One thing I decided some time ago was the dessert - Pears in Wine. This dish was very appealing to me, both visually and on a conceptual level, plus that it seemed kind of fitting to do for a Christmas meal, since in making it, wine is effectively mulled.
After reading through a few recipes, I decided to follow the one in my Larousse Gastronomique of 2001. In fact, the dessert "Poirissimo" was very appealing, it constitutes of pear compote, pear conserve, pearts in wine, pear tart and pear granita. So far from practical, unless I decide to just do that as a meal on its own. Pears in Wine it would have to be, and with some involuntary changes - I couldn't get hold of the suggested Williams peara and couldn't be bothered to wander around the shops just for that. Finding a place to park outside each shop is plain impossible in December.
4 - 8 (depending on size) Comice pears without blemishes
1 litre red wine (Côtes du Rhône or Madiran)
100 g honey
150 g soft brown sugar
0.25 tsp white pepper
15 - 20 whole coriander seeds
0.25 tsp grated nutmeg
3 vanilla pods
whipping cream and icing sugar (optional, for serving)
- Wash the lemon and the pears well and dry off the water.
- Grate the lemon zest finely and place it in a deep saucepan which is large enough for all the pears to stand. Cut the lemon in half.
- Cut the bottom of each pear, so that it can stand up, then peel them, but leave the stalks intact. Using the lemon halves, rub the peeled pears, squeezing the lemon as you go. This should prevent them from discolouring.
- Place the peels and the cut off bottoms into the pan, add the wine, honey, sugar, white pepper, coriander seeds and nutmeg. Cut the vanilla pods in two, then slit each half lengthwise and add to the saucepan.
- Bring to the boil and let simmer for about 10 minutes, stirring a couple of times to make sure the spices and sugar are mixed through.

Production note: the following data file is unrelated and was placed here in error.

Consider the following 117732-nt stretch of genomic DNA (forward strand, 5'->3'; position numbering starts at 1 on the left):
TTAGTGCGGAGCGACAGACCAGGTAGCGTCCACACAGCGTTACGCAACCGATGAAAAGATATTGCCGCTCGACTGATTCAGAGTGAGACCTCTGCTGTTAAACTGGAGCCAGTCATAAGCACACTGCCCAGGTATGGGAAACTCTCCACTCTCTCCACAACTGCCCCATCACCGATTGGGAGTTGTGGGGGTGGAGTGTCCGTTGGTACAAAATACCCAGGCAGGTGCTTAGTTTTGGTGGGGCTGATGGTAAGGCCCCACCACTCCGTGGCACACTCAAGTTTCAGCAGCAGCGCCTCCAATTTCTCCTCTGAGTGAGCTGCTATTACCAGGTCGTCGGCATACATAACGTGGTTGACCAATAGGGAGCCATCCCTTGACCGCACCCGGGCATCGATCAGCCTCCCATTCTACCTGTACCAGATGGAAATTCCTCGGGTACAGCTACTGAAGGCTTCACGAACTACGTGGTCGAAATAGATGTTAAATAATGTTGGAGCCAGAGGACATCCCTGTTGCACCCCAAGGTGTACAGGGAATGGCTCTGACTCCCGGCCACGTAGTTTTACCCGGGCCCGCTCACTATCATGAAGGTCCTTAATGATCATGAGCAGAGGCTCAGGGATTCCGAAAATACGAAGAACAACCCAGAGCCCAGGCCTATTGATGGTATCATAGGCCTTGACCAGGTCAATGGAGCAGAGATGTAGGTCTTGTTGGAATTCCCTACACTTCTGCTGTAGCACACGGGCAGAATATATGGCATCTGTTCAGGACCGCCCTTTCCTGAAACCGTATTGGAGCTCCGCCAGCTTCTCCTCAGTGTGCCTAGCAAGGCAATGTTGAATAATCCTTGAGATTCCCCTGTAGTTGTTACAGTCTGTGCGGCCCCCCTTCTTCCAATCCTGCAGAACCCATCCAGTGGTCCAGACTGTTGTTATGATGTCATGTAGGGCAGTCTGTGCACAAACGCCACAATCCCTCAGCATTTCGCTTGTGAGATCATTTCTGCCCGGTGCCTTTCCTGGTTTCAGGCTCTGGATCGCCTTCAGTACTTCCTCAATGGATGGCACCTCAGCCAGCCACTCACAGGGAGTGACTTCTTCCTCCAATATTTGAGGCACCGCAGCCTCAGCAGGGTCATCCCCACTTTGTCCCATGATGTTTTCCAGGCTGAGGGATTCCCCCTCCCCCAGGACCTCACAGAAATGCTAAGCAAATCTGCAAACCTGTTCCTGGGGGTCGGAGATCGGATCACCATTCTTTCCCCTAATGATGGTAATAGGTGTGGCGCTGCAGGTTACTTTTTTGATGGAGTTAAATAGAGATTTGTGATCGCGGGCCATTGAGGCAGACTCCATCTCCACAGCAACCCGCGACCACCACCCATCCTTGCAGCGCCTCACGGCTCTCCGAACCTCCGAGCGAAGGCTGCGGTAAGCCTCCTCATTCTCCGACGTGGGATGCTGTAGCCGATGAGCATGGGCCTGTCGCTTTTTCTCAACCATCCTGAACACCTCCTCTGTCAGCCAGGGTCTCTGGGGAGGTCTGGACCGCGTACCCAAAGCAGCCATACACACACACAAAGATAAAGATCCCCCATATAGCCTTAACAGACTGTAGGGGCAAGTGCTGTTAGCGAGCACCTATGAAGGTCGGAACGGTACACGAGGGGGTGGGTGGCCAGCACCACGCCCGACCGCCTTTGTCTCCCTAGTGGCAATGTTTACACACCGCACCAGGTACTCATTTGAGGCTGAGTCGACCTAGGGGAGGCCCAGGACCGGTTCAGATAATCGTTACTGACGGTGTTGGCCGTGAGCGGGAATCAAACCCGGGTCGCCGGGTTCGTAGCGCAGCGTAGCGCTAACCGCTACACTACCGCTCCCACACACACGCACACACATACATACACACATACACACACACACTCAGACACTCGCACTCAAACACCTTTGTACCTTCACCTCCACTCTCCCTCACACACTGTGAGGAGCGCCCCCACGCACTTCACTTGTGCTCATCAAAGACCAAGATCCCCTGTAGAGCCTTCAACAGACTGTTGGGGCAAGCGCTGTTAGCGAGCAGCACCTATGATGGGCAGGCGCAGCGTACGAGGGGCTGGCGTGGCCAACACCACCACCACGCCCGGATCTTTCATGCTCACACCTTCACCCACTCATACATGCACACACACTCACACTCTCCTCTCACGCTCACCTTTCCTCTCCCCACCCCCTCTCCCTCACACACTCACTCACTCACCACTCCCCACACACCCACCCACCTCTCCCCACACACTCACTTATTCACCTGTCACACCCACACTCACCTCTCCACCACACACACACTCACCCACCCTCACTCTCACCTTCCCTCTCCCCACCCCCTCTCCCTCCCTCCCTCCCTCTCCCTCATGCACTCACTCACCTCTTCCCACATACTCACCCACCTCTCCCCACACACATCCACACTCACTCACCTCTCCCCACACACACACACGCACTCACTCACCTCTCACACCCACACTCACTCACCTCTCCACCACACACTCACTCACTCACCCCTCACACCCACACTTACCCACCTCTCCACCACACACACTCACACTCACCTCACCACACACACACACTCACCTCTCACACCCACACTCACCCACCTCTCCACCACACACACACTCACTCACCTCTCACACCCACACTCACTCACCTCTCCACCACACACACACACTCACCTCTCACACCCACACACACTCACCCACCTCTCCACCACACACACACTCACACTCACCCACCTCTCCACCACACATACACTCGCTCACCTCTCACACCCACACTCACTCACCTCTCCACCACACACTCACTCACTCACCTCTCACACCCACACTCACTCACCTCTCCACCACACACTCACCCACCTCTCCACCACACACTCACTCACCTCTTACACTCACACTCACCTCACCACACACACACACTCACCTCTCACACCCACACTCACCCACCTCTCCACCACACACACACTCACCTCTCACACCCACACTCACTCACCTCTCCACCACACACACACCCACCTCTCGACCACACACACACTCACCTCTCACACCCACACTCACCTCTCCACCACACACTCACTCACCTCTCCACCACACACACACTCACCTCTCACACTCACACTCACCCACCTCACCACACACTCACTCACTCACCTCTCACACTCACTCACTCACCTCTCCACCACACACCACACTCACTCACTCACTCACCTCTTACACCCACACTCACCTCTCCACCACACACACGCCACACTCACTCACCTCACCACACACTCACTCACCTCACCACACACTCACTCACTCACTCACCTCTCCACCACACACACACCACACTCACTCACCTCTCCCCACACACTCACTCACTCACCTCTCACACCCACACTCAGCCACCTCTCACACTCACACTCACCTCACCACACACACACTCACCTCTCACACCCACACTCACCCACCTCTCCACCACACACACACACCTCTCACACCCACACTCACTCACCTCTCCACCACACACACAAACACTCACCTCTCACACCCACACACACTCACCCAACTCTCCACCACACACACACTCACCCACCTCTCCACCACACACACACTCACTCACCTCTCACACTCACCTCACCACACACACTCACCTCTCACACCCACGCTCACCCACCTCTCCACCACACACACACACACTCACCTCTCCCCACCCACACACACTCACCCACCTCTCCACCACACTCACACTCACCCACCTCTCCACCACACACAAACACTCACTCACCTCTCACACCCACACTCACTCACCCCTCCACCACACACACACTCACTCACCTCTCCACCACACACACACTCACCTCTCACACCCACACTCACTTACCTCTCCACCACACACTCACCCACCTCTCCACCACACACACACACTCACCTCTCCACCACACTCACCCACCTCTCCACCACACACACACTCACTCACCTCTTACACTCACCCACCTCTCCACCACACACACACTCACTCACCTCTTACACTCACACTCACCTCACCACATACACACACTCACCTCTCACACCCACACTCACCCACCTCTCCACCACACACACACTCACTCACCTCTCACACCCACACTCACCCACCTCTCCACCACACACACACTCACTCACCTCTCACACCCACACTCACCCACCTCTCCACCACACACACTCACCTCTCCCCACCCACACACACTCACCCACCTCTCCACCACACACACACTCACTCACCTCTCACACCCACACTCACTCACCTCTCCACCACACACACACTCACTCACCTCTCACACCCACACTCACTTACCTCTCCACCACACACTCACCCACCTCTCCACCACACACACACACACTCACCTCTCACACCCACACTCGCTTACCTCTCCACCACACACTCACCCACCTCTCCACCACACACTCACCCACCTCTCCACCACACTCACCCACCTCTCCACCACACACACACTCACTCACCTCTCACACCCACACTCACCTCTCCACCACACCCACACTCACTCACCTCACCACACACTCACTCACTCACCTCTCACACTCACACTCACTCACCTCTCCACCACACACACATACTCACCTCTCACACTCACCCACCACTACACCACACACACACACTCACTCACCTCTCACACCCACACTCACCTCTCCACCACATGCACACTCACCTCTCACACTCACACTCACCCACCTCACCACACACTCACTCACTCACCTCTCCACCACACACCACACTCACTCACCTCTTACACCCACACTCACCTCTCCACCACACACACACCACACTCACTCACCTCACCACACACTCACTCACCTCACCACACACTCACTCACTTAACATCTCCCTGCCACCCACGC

- Now add the pears to the saucepan. Ideally they should be covered by the liquid up to the stalks. Now cook slowly for 20 - 35 minutes, depending on pear size. If the pears can't be fully covered, place them on their sides and if they still stick up, turn them a couple of times during the cooking.
- Remove from the heat and allow to cool down completely, transfer to a deep dish with a lid or cover with clingfilm and chill in the fridge along with the cooking liquid for at least 24 h. This dish is served cold with some of the cooking sauce and some sweetened whipped cream.
The book didn't mention cutting off the bottoms of the pears so they can stand up and so I didn't do this, but it's important, especially for presentation when serving. The recipe stated 8 Williams pears, but Comice pears tend to be quite a bit bigger, so I bought 4. I could possibly have fitted two more in the casserole but I wasn't sure and didn't want to risk it, I very much regret this, now that I've tasted this fabulous dessert.
It's quite fascinating to watch the pears get infused with the dark red of the wine and in fact, storing them in the cooking liquid continues this process and you can always see which parts of the pear haven't been in the liquid. The book implied that the cooking sauce would gel after the chilling and perhaps it might do that if Williams pears are used. It remained as thin as when it started in my case, which didn't really matter. However I can see two solutions to this - heat up some of the sauce with ground arrowroot and then brush the pears before serving or add some peel and pieces of quince, which is so full of pectin, it will give the same result. And with the added bonus of some of the delicate quince flavour.
I was also very careful with the white pepper, the coriander seeds and nutmeg, I should have been more generous and I've accounted for that in the ingredients' list above. Some experimentation here would be good too - perhaps use some cloves, star anise, cinnamon or orange zest.
As for serving, I had about 1.5 dl whipping cream left over and I added 1.5 tsp of icing sugar and whipped it. As it turns out it was a good combination.
Eating the pears provided a slight challenge - you definitely need a fork and knife. Care is also required or the pear could easily shoot across the table and stain something badly. Again, cutting the bottoms might prove helpful here. I quite liked that the red wine hadn't penetrated through too deep, so the pear looked rather pretty while eating it as well.
I also have plans for the remaining wine juices - heating them up with a little brandy should result in a quite nice mulled wine I think.
Needless to say, I was pretty pleased with myself after this.